There is only one form of hormone replacement and I am not a candidate for hormone replacement therapy (Click to expand)

Hormone replacement therapy runs the gamut from oral hormones, to transdermal patches, to local (vaginal) application of hormones. There are natural bio-identical forms of hormone replacement as well as pharmaceutical forms. Estrogen is not the only form of hormone that may need “boosting” after menopause: forms of testosterone and progesterone may also need replacement, depending on one’s presentation/symptoms. It takes a bit of trial and error to find the correct replacement balance for any individual. While one form of hormone replacement may be contraindicated (e.g. systemic hormone replacement in the case of history of cancer), another may be perfectly safe (e.g. vaginal application of estrogen, which remains local). While one mechanism of hormone replacement may exacerbate a woman’s symptoms, or not work at all, another might alleviate her symptoms (e.g. Estring ® vs. estrogen cream).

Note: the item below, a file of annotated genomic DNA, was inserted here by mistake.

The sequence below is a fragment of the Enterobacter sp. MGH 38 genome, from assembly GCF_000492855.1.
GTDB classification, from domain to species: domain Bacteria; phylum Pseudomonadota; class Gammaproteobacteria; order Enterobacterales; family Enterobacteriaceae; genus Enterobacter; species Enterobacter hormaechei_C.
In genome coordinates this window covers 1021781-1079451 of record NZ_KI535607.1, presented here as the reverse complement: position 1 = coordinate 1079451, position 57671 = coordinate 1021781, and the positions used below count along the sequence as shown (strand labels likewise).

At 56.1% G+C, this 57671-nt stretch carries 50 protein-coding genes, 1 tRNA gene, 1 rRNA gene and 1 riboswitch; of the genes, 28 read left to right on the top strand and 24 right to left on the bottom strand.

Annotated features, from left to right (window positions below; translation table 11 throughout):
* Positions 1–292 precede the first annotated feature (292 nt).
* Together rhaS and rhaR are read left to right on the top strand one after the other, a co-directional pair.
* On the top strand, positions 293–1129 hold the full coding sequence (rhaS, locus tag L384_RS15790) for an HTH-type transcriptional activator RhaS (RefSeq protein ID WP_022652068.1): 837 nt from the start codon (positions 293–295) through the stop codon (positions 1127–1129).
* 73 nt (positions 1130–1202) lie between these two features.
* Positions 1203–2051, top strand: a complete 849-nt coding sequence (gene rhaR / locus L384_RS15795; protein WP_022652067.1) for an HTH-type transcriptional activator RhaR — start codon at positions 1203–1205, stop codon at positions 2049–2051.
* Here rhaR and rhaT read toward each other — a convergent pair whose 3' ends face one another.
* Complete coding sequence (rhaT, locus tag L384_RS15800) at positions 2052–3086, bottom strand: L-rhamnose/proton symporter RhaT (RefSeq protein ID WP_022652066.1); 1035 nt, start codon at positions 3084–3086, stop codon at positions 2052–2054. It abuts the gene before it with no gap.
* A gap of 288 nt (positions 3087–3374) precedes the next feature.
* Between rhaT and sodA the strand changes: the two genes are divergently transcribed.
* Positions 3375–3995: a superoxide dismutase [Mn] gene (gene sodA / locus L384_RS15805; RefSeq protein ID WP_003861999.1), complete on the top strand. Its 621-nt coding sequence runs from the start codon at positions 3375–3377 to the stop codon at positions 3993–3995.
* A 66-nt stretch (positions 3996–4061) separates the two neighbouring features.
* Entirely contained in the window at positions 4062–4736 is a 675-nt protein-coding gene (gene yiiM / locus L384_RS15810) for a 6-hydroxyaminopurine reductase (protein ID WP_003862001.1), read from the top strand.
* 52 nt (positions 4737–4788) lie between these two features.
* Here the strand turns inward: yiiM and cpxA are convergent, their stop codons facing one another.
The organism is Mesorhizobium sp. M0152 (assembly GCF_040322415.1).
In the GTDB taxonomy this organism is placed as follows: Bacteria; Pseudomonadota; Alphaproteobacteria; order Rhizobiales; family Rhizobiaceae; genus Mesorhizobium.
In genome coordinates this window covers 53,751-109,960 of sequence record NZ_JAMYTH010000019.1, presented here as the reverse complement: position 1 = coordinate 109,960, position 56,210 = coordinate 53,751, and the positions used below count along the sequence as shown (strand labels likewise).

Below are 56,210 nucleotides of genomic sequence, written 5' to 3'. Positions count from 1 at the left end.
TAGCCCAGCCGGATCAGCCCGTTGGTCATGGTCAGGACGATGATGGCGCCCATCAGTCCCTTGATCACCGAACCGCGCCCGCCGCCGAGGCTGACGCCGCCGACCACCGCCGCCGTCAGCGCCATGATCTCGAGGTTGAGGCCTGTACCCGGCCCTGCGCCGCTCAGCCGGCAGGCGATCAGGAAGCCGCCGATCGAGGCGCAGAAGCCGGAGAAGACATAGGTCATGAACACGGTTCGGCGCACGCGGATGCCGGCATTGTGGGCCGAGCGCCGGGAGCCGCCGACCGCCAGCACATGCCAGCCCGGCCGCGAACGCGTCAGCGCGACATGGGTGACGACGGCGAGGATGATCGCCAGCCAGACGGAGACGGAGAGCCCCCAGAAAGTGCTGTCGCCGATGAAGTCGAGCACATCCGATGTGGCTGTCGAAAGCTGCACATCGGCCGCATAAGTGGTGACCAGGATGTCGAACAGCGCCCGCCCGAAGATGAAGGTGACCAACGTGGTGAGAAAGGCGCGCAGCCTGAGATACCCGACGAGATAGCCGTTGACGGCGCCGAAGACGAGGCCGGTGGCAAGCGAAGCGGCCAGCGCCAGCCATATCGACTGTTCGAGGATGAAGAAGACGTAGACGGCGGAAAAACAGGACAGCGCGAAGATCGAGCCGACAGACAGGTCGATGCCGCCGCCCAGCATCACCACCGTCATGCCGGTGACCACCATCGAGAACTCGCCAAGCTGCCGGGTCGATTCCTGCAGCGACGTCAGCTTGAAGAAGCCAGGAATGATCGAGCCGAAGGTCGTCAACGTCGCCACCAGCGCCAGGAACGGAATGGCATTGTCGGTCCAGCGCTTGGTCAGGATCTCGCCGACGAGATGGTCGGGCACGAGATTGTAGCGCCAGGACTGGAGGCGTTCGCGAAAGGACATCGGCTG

All forms of hormone replacement cause cancer (Click to expand)

While systemic hormone replacement therapy (e.g. in the form of pills or a patch) might be contraindicated in individuals with a history of certain cancers or genetic predisposition to certain cancers, many of those women can utilize vaginally-applied forms of hormone replacement which remains local. This may be quite effective in alleviating certain vaginal symptoms such as dryness/discomfort and urinary symptoms such as frequency or incontinence.

Your body has changed forever and there is nothing you can do about it (Click to expand)

While some changes associated with menopause are permanent, i.e. your body no longer produces the same forms of estrogen in the same proportions as it used to, the effects of menopause are, in many ways, addressable. Muscle stretching and strengthening, as well as techniques to increase vaginal and vulvar blood flow may help to alleviate some of the discomfort and urinary symptoms associated with menopause.